FAST FOOD IS KILLING OUR KIDS!!
Okay, that was a bit over the top. But so was the recent report that the nation’s fast-food chains should receive an “F” when it comes to the nutritional value of their kids’ meals.
You might find that declaration a bit surprising coming from us, the proponents of healthy eating – for every member of the family. And frankly, when we first read the headlines that blared earlier this week (“Kids Meals Flunk Nutrition Test, says Consumer Group!) we thought, Great, more fodder to persuade parents to spend less time at fast-food restaurants.
But then I read deeper: The consumer advocacy group the Center for Science in the Public Interest (CSPI), released a report stating that only 3% of the nation’s kids’ meals at the 50 fast-food restaurants it surveyed met its nutritional standards. What are those standards? A meal must not have more than 430 calories, plus no more than 35% of calories from fat, or more than 10% of calories from saturated plus trans-fat. Additionally, no more than 35% can be added sugars by weight; and no more than 770 milligrams of salt. That’s not all. Meals must include at least a half a serving of a fruit or vegetable, including something that has 51% or more whole grain, or certain levels of fiber or vitamins.
Jeez. I’m not sure if most home-cooked meals meet those standards!
While there’s no doubt any meal that meets CSPI standards is “healthy.” But are those standards realistic for everyday people trying to eat healthier? Not in our view. We try to meet people where they are, then educate and encourage them to make small, healthier options each day.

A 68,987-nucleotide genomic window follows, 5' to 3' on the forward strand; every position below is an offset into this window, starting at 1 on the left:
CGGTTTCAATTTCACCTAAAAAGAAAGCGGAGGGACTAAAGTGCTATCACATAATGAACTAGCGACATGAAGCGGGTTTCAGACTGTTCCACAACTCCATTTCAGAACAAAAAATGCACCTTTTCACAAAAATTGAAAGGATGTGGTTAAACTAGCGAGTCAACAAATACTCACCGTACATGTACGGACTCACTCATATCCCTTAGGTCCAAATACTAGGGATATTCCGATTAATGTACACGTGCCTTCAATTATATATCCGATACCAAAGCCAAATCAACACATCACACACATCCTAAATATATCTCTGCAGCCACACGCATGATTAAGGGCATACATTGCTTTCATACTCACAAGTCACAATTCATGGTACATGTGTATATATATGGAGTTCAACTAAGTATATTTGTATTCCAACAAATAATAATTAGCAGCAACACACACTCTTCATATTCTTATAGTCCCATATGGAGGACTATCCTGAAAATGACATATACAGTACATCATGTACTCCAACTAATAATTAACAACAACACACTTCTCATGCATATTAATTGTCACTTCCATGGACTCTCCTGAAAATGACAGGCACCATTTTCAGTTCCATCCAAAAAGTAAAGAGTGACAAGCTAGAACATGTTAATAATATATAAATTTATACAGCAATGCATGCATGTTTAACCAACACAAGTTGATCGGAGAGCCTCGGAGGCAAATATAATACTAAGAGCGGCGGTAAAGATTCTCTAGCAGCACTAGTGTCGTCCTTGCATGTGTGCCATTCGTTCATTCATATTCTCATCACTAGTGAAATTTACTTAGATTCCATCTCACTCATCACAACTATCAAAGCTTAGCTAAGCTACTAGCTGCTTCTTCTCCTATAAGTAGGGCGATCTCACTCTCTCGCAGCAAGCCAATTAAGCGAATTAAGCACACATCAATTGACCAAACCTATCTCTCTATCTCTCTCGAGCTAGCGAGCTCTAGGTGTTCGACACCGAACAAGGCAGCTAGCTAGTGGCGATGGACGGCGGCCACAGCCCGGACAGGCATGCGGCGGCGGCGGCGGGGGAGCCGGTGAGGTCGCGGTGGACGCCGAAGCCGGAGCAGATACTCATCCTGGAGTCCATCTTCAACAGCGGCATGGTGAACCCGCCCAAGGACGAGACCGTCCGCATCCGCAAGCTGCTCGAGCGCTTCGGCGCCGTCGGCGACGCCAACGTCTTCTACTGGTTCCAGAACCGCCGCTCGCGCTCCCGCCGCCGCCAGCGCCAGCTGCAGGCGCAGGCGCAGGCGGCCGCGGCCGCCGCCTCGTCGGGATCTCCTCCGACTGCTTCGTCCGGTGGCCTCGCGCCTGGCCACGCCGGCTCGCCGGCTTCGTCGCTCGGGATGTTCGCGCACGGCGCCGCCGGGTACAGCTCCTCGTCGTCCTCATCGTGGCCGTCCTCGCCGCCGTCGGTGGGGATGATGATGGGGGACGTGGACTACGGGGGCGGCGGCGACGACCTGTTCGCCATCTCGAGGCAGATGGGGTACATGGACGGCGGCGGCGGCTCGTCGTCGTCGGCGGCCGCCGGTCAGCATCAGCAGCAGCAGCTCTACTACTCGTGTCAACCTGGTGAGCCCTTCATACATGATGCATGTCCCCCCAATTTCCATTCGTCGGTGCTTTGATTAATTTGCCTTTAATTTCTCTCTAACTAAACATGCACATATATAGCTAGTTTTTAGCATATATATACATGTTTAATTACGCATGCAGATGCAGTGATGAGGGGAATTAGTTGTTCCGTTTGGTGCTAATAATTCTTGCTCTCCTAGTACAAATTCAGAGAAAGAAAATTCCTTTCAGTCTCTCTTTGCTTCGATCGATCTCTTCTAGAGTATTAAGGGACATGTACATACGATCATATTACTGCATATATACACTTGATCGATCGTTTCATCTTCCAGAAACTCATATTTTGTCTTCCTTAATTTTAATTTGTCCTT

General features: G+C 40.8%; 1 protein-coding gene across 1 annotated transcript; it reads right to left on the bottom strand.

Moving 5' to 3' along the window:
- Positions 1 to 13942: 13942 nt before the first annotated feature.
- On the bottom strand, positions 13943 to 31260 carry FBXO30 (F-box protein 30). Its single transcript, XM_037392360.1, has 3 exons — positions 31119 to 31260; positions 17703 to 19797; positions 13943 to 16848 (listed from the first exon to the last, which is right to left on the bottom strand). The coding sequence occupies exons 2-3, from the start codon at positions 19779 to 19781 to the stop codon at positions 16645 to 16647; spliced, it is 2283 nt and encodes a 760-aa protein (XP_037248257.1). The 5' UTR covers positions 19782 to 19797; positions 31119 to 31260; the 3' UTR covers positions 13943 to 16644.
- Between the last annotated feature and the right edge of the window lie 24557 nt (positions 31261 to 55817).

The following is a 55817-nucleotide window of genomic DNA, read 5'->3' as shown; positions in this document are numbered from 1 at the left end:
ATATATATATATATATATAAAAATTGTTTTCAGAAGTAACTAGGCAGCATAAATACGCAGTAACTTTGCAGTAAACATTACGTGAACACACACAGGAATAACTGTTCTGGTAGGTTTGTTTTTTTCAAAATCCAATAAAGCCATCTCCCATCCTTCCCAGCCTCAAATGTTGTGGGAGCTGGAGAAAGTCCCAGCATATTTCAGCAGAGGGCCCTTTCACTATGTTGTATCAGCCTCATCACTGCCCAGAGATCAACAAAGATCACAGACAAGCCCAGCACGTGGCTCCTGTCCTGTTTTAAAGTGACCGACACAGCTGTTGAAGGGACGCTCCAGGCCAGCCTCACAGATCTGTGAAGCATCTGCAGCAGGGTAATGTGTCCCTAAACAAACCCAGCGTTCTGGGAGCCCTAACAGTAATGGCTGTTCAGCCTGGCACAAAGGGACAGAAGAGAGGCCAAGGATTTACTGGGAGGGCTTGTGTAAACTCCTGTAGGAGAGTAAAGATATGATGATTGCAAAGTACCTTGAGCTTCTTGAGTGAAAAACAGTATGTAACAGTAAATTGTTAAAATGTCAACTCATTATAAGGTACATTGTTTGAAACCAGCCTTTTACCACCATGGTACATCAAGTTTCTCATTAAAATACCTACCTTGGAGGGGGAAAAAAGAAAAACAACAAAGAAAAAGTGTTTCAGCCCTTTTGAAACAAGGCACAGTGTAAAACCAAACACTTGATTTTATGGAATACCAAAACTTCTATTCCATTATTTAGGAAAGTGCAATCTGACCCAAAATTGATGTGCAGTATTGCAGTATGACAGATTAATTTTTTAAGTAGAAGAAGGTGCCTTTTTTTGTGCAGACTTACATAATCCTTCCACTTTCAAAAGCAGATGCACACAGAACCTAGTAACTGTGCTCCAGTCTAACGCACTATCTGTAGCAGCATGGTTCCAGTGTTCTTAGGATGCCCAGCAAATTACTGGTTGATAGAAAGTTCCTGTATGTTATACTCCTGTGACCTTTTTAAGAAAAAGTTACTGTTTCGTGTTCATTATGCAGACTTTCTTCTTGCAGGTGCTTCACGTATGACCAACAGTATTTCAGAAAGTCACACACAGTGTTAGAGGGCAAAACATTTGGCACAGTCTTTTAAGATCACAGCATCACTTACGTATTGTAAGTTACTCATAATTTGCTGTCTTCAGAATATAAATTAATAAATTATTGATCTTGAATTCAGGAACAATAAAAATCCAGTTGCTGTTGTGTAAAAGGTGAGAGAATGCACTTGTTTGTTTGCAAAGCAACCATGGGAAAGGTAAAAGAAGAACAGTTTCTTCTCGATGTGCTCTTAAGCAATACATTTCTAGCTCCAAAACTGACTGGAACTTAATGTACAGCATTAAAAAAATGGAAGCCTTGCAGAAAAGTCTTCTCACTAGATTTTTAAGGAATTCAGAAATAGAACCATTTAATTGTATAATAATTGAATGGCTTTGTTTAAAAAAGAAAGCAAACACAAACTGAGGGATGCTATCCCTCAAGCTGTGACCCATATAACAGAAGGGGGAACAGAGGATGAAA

For many Americans, fast foods are part of their almost everyday diet, not a “treat,” as it may have been in our youth. That’s not going to change overnight.
In the meantime, we must admit that while the unhealthier options at the most popular fast-food chains still give us the creeps, most establishments have made efforts to offer customers healthier options. In fact, McDonald’s nutritionist didn’t let the CSPI news go unanswered, saying: “We’re making nutrition more mainstream at McDonald’s today…. [We listened] to moms in particular and [recognized] people are becoming more mindful about what they’re putting in their mouth.”
So what does it mean for us? In my view, it’s simple:
The key word: Balance. If you have kids you are going to pull into a fast-food restaurant. That’s a fact. The key is not to do it too often. According to reports more and more families are utilizing fast-food restaurants as, well, their personal chefs.
Going “fast” every couple of weeks is not going to turn your child in a candidate for an obesity poster (as long as you’re preparing healthy meals and they’re getting at least a modicum of exercise regularly). So no matter the nutritional value of whatever kids meal you choose, having one sporadically won’t kill them. Doing so regularly (like three times a week), however, just might send them down the path of All Bad.
Most fast-food chains have worked hard to respond to the national call for healthier meal options, especially for children (Thanks FLOTUS!). In fact when CPSI conducted the same survey in 2008, only 1% of the nation’s fast-foot restaurants met its standard.
So there has been progress. There can always be more, of course. But no matter what the fast-food restaurants put on their menu, the ultimate responsibility lies with parents to make healthier choices, and to not allow the chains to take their place as their child’s primary chef.